We are better than what they think we are.  Williams is an inspiring young man, activist and leader. It’s dope, peace and amazing that he uses his platform to raise awareness and speak truth. I hope that many people hear his words and take the time to explore the powerful voices of those who he echoed.
— Sharieka

Temporary empty bed

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Sometimes it takes your partner being on vacation or a work trip for you to really embrace who they are.
I spend days coming down on my beautiful, witty fiancé about not reading my articles and our shared cleaning schedules.
Even though we are engaged, she’s still my girlfriend.
Through the years we’ve both developed new interests or firmly shaped old ones. When we first started dating, family, friends, feminism, social justice, human rights, plays, theater and movies were a huge part of her interest.
All of these things still are. It was easy to love this about her and came naturally.
In the mornings as we shuffle through the hour and a half before work by filling the 90 minutes in with our beautiful and thoughtful breakfasts, Stacy occasionally listens to podcasts.
Sometimes I come I from morning runs and take my headsets out and say baby, who is that? What are you listening to?”
The replies range from Marc Maron, to Terry Gross on “Fresh Air” interviewing Toni Morrison or Lena Dunham’s talk time.
These are some of her more recently expressed interests along with a huge love for comedy. I don’t overlook them when she’s here which is how I know all this by the way, but it took her absence and returning from a morning run on Friday and not hearing her podcast and seeing her prepare oatmeal with chia seeds to remind me of how blessed I am. Sometimes being in the midst of a blessing makes it such a norm that we fail to see how extraordinary it is.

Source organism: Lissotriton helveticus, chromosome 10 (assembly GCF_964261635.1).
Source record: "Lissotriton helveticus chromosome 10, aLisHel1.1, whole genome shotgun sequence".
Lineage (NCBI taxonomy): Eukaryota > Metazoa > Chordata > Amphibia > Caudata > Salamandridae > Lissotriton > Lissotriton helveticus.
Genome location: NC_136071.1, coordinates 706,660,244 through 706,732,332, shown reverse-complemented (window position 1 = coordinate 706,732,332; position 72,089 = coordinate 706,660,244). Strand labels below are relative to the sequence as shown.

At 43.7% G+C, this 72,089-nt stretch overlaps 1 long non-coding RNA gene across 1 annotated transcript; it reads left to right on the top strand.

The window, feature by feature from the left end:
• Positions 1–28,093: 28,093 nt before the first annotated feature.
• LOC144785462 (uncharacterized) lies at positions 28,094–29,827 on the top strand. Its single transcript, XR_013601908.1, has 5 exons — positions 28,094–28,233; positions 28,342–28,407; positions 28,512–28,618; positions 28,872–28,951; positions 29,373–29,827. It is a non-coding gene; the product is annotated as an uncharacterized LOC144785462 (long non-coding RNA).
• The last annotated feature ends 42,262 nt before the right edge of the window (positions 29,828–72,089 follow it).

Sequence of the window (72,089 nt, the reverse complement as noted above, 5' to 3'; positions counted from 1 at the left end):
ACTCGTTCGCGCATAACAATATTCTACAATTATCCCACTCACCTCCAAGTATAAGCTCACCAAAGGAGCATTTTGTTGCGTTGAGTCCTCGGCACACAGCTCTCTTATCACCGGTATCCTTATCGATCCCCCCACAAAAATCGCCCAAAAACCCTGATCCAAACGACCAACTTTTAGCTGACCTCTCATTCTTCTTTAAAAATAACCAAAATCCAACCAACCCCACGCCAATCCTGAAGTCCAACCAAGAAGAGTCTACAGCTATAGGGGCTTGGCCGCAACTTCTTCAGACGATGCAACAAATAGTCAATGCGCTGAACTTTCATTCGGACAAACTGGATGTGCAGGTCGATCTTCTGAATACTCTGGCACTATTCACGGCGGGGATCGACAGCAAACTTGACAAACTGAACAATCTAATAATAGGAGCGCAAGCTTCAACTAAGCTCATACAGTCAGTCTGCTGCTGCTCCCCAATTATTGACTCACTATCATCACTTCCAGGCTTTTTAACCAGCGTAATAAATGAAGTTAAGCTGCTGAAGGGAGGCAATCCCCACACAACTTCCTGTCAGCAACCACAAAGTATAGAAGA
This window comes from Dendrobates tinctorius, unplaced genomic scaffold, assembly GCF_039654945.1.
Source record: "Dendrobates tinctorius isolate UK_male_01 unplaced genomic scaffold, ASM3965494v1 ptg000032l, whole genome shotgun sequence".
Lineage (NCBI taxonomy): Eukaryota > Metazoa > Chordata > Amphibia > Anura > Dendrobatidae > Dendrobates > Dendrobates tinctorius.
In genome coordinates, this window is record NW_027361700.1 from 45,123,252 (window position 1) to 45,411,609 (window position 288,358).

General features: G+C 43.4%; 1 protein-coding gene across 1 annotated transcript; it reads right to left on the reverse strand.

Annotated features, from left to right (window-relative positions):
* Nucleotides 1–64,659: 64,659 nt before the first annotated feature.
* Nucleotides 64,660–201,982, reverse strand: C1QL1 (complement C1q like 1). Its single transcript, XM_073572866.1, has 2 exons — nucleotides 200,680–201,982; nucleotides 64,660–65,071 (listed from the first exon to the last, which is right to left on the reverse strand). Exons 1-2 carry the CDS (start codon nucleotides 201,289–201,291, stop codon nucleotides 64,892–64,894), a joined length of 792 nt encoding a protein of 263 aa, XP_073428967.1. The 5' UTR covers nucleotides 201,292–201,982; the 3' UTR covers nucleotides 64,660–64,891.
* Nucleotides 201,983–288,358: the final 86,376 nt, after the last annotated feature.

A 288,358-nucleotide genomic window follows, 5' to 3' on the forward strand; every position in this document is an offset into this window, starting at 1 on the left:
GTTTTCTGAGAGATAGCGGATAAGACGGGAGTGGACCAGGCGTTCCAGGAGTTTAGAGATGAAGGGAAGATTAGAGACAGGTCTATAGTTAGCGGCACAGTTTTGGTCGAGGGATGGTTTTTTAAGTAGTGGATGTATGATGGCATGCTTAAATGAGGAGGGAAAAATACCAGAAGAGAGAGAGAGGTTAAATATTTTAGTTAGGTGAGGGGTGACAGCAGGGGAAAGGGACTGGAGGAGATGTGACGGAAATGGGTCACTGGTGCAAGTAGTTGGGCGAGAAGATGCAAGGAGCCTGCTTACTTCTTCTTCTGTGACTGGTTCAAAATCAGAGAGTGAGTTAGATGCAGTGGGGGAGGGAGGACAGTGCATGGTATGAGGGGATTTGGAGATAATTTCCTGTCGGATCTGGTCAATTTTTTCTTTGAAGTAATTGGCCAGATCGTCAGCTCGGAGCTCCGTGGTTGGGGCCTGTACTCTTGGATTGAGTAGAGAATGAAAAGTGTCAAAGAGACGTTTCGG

She’s an Instagram and Internet surfer constantly googling the right way to do things (whether it’s tips for me about recovering from a marathon or tips for her how to join a college class late). She uses social media to embrace and experience individuals like Cheska Lee or “something badass” the first name slips my mind but after a little bit more thinking, I think it’s Nikki.
We talk about things, the Flint water crisis, health/education disparities, grocery lists, vilolence and the stupity of taking someone’s life, or intentionally hurting another person, Amy Schumer’s comedic genius, Kobe Bryant’s excellence as basketball’s greatest ever, Kendrick Lamar and Adele’s strong song writing abilities or Trumps rants, Sander’s place in politics, my family, her family, me missing my bestfriends or the cute pictures and videos of her best friend’s baby or brothers children who she refers to as her kids in an endearing tone.